Baby Sling Safety
You should take care when using slings to carry babies as there have been incidents of babies suffocating while in a sling. Babies are at risk if they are not placed in the right way in the sling because they are not yet old enough to move out of a dangerous position that can block their airway.
There are 2 positions that increase the risk of suffocation:
- The baby is lying in the sling with a curved back, with its chin resting on its chest
- The baby is lying with the face pressed against the fabric of the sling or the wearer’s body.
Babies who are premature, have low birth weight or breathing difficulties are at greater risk. You should talk to a doctor before using a sling with a premature baby.
Choosing a sling
- Choose a sling that comes with detailed instructions on how to use it.
- Take your baby with you when choosing a sling to ensure you choose a sling that is the right size for you and your baby.
- Ask for a demonstration on how to use the sling, according to the instructions that come with it.
- Be very careful about buying a sling that looks a bag or pouch. These can totally cover the baby and increase the suffocation risk because you cannot see the baby and its chin may be resting on its chest without you knowing.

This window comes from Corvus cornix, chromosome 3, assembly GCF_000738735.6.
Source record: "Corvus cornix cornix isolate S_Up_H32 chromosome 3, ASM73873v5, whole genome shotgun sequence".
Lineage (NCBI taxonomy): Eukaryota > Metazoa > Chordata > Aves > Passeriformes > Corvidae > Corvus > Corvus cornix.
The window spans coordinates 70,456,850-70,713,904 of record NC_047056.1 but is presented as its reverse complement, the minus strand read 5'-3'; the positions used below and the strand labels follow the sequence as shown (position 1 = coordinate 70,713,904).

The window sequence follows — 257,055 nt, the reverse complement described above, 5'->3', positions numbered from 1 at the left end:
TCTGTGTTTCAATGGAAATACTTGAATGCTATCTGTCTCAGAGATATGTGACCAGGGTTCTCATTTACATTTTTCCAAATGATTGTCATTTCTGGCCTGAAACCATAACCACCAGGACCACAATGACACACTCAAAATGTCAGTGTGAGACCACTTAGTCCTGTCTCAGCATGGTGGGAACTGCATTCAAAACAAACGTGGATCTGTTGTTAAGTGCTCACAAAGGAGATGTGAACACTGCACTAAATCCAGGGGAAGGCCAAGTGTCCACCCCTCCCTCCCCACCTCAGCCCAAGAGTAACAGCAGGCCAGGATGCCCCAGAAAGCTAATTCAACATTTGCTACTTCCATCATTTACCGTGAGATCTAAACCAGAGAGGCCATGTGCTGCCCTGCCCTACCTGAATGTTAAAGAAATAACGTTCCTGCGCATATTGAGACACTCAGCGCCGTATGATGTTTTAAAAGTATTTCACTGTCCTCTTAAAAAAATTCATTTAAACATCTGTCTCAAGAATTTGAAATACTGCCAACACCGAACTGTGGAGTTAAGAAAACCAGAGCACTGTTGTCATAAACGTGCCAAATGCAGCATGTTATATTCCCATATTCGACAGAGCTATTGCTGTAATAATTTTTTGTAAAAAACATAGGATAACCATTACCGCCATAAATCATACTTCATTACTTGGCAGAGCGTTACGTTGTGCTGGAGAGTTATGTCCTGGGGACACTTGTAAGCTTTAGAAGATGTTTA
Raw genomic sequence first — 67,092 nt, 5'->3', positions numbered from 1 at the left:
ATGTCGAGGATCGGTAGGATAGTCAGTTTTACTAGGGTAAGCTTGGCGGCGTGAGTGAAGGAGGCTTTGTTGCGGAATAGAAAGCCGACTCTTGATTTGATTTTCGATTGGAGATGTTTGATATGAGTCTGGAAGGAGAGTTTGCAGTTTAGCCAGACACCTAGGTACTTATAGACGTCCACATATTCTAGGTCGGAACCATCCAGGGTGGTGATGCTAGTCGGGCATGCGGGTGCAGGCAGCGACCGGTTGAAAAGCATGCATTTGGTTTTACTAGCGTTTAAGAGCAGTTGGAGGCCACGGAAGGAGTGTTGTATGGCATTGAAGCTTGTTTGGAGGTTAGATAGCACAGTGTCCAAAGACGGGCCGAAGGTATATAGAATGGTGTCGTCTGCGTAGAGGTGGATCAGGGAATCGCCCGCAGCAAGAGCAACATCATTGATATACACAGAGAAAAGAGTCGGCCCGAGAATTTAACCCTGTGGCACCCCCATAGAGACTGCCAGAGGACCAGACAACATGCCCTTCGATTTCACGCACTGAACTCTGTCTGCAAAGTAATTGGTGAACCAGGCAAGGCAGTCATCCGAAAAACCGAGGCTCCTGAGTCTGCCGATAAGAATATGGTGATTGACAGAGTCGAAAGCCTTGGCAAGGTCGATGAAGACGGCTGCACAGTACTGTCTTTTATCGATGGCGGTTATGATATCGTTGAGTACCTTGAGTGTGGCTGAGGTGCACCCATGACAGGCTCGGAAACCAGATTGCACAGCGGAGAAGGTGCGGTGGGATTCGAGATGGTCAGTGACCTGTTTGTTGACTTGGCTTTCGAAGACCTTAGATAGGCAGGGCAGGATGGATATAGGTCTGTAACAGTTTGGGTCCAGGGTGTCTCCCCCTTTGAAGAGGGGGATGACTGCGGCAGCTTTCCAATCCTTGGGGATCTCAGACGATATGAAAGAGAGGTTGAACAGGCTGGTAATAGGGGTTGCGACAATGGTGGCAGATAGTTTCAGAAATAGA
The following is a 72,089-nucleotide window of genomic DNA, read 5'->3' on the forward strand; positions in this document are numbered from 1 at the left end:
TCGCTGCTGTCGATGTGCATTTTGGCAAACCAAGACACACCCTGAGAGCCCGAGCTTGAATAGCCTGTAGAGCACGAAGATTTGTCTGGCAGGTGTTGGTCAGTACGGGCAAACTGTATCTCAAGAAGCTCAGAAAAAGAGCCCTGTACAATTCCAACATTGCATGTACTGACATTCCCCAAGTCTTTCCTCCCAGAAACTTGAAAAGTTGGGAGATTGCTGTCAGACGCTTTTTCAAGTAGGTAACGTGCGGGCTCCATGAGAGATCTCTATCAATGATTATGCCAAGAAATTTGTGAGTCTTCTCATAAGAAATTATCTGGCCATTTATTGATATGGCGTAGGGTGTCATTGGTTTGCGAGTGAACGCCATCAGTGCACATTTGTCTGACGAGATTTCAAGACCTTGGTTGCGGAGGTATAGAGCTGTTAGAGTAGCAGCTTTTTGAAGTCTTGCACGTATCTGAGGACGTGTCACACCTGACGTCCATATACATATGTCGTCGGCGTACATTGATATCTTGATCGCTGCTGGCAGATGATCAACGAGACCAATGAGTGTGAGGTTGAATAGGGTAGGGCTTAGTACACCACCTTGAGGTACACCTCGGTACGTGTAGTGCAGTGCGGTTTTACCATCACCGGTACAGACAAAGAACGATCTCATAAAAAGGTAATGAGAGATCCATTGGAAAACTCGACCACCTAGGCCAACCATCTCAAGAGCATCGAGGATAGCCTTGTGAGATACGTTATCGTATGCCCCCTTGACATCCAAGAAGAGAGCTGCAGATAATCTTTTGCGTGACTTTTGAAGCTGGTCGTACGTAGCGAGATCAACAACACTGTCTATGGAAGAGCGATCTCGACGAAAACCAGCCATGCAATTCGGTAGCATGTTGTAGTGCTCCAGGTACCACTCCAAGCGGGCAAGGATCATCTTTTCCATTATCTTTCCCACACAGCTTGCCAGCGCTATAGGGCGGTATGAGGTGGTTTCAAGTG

- Follow the T.I.C.K.S rule for baby sling safety
The T.I.C.K.S rule for baby sling safety
The sling should be tight with your baby positioned high and upright with head support. Any loose fabric may cause your baby to slump down, restricting its breathing.
In view at all times
You should always be able to see your baby’s face by simply looking down. Ensure your baby’s face, nose and mouth remain uncovered by the sling and/or your body.
Close enough to kiss
Your baby should be close enough to your chin that by tipping your head forward you can easily kiss your baby on top of its head.
Keep chin off chest
Ensure your baby’s chin is up and away from its body. Your baby should never be curled so that its chin is forced onto its chest as this can restrict breathing. Regularly check your baby. Babies can be in distress without making any noise or movement.
Your baby’s back should be supported in a natural position with its tummy and chest against you. When bending over, support your baby with one hand behind its back and bend at the knees, not at the waist.
This article was published in Issue 9 of our print magazine, April/May 2015.